“This trip was very important because we had the opportunity to show the kids real kindness and love,” echoed Lindsay Brown, Salina Belmont Boulevard CC. “We tried to bring joy to every child that we were able to interact with. I’m so grateful for this life changing opportunity to spread God’s Love.”

The other group worked on various hands-on tasks around the Denver area.  They worked at Central Church, where we stayed, at Tennyson Center, and at their church camp in Colorado Springs.

In the evening we enjoyed the mountains and some recreational activities around Denver.

We should be proud of our kids. They worked hard and represented their churches well.  We often hear bad things about youth, but this trip showed that the future of the church will be in good hands.

Blessings in Disguise

The ichthus, a symbol adopted by early Christians, is known colloquially as the “sign of the fish” or the “Jesus fish“.

Nurturing your Spirit

By Debbie Griffith,
Goodland First Christian Church

In the winter when all the leaves are off the trees, the tree that is visible from my prayer spot has two branches that form an ichthus. 

It reminds me of the presence of the Holy One as I read, contemplate, and pray. In the summer when the leaves have filled the tree with life and beauty, the ichthus is hidden from view. Tucked away among the new season’s foliage, I can trust the unseen.

Throughout the seasons of life and in the events of our journeys, we experience the Lord in different ways. The purposes are, at times, clear and readily seen. Then there are times when it is not clear and our view of God may seem obscured. It is then that we have to trust that He is ever present. Sometimes the very thing that seemed to get in the way can be a blessing in disguise!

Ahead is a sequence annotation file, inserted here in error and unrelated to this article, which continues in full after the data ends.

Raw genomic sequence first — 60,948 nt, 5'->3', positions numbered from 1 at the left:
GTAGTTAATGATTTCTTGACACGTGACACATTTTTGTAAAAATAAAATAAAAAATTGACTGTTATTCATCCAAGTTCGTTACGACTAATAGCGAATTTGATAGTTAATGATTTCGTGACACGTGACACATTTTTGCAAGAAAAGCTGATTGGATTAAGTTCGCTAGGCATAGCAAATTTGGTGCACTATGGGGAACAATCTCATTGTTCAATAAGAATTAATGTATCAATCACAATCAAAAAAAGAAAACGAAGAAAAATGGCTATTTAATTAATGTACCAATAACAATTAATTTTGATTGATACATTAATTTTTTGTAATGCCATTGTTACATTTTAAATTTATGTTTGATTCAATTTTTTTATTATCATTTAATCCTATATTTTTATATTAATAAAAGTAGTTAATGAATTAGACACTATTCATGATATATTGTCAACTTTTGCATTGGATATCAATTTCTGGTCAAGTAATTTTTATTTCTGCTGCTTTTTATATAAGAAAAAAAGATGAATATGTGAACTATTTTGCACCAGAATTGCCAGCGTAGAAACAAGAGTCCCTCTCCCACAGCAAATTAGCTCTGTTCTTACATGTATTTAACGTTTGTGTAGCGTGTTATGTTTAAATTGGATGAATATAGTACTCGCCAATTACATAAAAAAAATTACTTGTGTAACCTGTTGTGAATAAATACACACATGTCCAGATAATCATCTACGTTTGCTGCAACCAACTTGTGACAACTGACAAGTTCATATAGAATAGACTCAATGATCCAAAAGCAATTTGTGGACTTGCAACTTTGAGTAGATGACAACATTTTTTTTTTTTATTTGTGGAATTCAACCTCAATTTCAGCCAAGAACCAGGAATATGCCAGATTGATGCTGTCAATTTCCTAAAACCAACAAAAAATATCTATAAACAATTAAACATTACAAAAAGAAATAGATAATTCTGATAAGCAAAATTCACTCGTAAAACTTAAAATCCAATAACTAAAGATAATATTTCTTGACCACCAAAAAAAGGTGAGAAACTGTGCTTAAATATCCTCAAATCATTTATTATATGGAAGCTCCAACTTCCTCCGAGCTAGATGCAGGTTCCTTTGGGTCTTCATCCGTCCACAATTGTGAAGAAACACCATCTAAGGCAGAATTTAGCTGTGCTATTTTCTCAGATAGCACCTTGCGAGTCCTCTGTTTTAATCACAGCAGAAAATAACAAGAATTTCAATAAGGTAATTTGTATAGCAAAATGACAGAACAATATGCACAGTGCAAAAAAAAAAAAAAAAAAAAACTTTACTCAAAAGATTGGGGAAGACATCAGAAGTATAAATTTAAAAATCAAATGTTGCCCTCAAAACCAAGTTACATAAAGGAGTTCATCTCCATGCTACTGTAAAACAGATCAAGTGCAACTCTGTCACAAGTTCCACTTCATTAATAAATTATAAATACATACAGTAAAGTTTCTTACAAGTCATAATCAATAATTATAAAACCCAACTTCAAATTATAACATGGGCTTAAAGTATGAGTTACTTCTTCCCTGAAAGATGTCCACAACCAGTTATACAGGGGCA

Growing your church

Thoughts for your
Regional Minister

By: Ken Marston

From time to time, church leaders ask what can be done to help their congregation grow. That question doesn’t have a simple answer, or one that will fit every situation.

Part of the reason is that the community in which each congregation resides is different. Some are growing and some are shrinking. Effective approaches to church growth vary depending on the situation.

Another reason centers around the willingness to make the fundamental changes that will be necessary to reach new generations of people. These changes mean giving up some of our basic understandings of what it means to be the church and the practices of church life that have meant a lot to the current membership. Diana Butler Bass talks about this as the ability to practice radical Christian hospitality — the ability to really make room in our common life for someone new to feel like they belong.

Making significant progress on any challenge requires effective leadership, which can come from both ministers and laity. The Kansas Leadership Center offers high-quality training to help people exercise leadership more effectively, whether in church, at work, or in other organizations; in turn helping those groups more readily accomplish their purposes. 

2019 is the second year of partnership with the Kansas Leadership Center, a partnership that has allowed us to send some 35-40 individuals from 20 different congregations to their training programs. 17 more training slots are available for 2019; we do not expect this grant to renew for 2020. If you are want to learn how to help your congregation make progress more effectively, go to or contact me to sign up for this training.

It’s Christmas in July

Support your regional ministries

The annual Christmas Special Day offering supports regional ministry—yet in many congregations, other appeals squeeze out attention to this important ministry. So this year, we offer Christmas in July!

Your gifts to the Annual Fund, Messenger Fund, and Disciples Center at Tawakoni of the Christian Church in Kansas support regional programs and ministries.

The Kansas region works Connect our congregations and members with each other and with the wider church and equip them through leadership and ministry skills training to transform individual congregations and the world around them.